Abstract of PhD thesis

Coupled atmosphere-ocean general circulation models are the simplest models which are capable of simulating both the variability which occurs within each component of the climate system, and the variability which arises from the interactions between them. Only recently has it become computationally feasible to use coupled general circulation models to study climate variability and change on timescales of O(104) years and longer. Flux adjustments are often employed to maintain a control climate that is both stable and realistic; however, the magnitude of the adjustments represents a source of concern.

This study employs the CSIRO Mk3L climate system model, a low-resolution coupled atmosphere-sea ice-ocean general circulation model. The atmospheric and oceanic components are spun up independently; the resulting atmospheric simulation is realistic, while the deep ocean is too cold, too fresh and too buoyant. The spin-up runs provide the initial conditions for the coupled model, which is used to conduct a 1400-year control simulation for pre-industrial conditions. After some initial adjustment, the simulated climate experiences minimal drift. The dominant mode of internal variability is found to exhibit the same spatial structure and correlations as the observed El Niño-Southern Oscillation phenomenon.

The ability of Mk3L to simulate the climate of the mid-Holocene is evaluated. It correctly simulates increased summer temperatures at northern mid-latitudes, and cooling in the tropics. However, it is unable to capture some of the regional-scale features of the mid-Holocene climate, with the precipitation over northern Africa being deficient. The model simulates a ~13% reduction in the strength of El Niño, a much smaller decrease than that implied by the palaeoclimate record.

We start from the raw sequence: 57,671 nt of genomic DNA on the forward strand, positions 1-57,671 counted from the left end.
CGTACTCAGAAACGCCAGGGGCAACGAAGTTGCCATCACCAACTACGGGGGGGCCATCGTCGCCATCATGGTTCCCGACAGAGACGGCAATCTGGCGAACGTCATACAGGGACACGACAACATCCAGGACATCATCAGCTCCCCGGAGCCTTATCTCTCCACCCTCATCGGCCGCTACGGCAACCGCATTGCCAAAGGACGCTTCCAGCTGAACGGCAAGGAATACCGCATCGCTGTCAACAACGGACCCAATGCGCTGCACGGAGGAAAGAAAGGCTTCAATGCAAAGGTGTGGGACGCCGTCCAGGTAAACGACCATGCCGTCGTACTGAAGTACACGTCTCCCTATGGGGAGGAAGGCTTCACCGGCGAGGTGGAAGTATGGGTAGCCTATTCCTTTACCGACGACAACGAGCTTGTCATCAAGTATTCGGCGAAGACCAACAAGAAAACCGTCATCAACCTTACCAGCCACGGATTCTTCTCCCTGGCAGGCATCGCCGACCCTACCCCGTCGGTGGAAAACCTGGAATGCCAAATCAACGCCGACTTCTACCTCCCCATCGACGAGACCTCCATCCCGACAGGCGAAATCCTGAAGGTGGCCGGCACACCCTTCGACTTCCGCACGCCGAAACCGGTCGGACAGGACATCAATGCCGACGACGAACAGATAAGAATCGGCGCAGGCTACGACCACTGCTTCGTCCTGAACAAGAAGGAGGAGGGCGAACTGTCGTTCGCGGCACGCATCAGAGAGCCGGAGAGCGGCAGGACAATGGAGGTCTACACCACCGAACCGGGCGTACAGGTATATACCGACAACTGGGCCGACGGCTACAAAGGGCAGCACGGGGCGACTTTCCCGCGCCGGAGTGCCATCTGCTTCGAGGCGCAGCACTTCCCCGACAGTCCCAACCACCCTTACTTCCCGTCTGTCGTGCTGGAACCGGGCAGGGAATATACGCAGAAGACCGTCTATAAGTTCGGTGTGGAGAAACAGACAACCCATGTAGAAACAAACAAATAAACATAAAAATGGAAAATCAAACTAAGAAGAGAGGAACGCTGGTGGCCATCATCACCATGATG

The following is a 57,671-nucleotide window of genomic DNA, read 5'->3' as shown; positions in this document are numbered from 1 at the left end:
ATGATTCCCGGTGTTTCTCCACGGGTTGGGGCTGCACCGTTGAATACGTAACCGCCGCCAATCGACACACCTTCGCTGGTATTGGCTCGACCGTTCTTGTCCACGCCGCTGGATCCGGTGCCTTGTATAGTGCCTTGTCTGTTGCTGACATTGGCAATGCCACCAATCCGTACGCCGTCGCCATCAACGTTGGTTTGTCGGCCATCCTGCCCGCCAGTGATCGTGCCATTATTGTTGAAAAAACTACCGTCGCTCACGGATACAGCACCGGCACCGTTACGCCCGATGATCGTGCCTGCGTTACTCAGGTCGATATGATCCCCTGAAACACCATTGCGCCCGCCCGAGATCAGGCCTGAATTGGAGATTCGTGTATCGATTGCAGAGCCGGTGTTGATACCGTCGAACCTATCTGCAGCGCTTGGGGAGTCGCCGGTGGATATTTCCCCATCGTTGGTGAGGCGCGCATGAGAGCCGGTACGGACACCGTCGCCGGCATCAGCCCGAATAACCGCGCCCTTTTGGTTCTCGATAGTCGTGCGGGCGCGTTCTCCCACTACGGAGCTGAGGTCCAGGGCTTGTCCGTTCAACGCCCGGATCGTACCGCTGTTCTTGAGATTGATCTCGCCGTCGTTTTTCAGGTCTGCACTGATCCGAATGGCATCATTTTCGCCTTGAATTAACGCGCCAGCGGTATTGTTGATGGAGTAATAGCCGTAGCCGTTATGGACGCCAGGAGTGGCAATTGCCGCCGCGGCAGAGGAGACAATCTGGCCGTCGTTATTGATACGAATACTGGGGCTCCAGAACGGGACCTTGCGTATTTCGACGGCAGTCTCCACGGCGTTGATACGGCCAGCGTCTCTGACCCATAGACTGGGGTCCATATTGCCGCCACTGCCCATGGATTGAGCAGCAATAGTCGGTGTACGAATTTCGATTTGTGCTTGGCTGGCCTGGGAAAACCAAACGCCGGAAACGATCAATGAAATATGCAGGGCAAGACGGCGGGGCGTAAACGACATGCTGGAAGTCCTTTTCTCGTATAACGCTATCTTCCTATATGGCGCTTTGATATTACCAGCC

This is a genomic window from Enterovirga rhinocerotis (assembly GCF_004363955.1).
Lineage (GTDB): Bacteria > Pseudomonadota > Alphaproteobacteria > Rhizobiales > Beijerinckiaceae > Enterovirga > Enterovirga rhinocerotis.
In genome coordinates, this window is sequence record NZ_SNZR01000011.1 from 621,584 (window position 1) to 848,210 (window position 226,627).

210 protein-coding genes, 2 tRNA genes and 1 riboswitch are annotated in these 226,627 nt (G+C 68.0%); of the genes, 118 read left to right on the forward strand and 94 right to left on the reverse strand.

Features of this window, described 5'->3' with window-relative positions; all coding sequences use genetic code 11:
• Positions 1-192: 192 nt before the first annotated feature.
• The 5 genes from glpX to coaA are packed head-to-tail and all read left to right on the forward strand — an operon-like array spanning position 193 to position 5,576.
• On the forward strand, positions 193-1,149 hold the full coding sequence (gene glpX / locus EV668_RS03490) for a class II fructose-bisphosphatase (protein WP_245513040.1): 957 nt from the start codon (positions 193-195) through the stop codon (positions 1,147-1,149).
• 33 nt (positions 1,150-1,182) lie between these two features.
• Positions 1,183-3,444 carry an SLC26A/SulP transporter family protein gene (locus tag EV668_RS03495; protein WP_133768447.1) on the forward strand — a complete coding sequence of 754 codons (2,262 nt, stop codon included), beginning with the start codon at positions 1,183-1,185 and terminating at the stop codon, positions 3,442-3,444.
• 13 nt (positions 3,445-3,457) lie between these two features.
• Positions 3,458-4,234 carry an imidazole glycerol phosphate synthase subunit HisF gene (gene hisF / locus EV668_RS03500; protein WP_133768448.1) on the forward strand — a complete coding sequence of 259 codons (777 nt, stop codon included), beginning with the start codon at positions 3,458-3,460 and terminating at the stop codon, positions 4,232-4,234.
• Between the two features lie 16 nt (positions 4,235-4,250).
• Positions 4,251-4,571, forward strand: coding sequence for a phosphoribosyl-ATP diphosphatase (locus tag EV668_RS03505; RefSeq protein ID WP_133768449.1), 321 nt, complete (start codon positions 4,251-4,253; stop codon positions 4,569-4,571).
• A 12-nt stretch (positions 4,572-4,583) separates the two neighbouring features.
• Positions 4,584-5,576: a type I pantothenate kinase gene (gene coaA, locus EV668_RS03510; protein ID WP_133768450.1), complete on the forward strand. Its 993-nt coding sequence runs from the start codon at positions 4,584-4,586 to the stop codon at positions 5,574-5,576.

A 1400-year transient simulation is then conducted, in which the atmospheric CO2 concentration is stabilised at three times the pre-industrial value. The transient simulation exhibits a reduction in the rate of North Atlantic Deep Water formation, followed by its gradual recovery, and a cessation of Antarctic Bottom Water formation. The global-mean surface air temperature warms 2.7oC upon a trebling of CO2, and 5.3oC by the end of the simulation.

A number of modifications to the spin-up procedure for the ocean model are evaluated. A phase shift in the prescribed sea surface temperatures and salinities is found to reduce the phase lag between the model and observations, and to lead to a reduction in the magnitude of the diagnosed flux adjustments. When this spin-up run is used to initialise the coupled model, the reduced flux adjustments are found to have negligible impact upon the nature of the internal variability. While the flux adjustments are not found to have any direct influence upon the response of the model to external forcing, they are found to have an indirect influence via their effect upon the rate of drift within the control simulation.

An iterative spin-up technique is also developed, whereby the response of the ocean model is used to derive a set of effective surface tracers. These result in a much more realistic vertical density profile within the ocean. The coupled model exhibits slightly increased internal variability, with reduced convection within the ocean. There is a slightly greater surface warming in response to an increase in the atmospheric CO2 concentration, with the reduced convection resulting in slower penetration of the surface warming to depth.

This page is maintained by Steven J Phipps. Last updated 3 November 2006.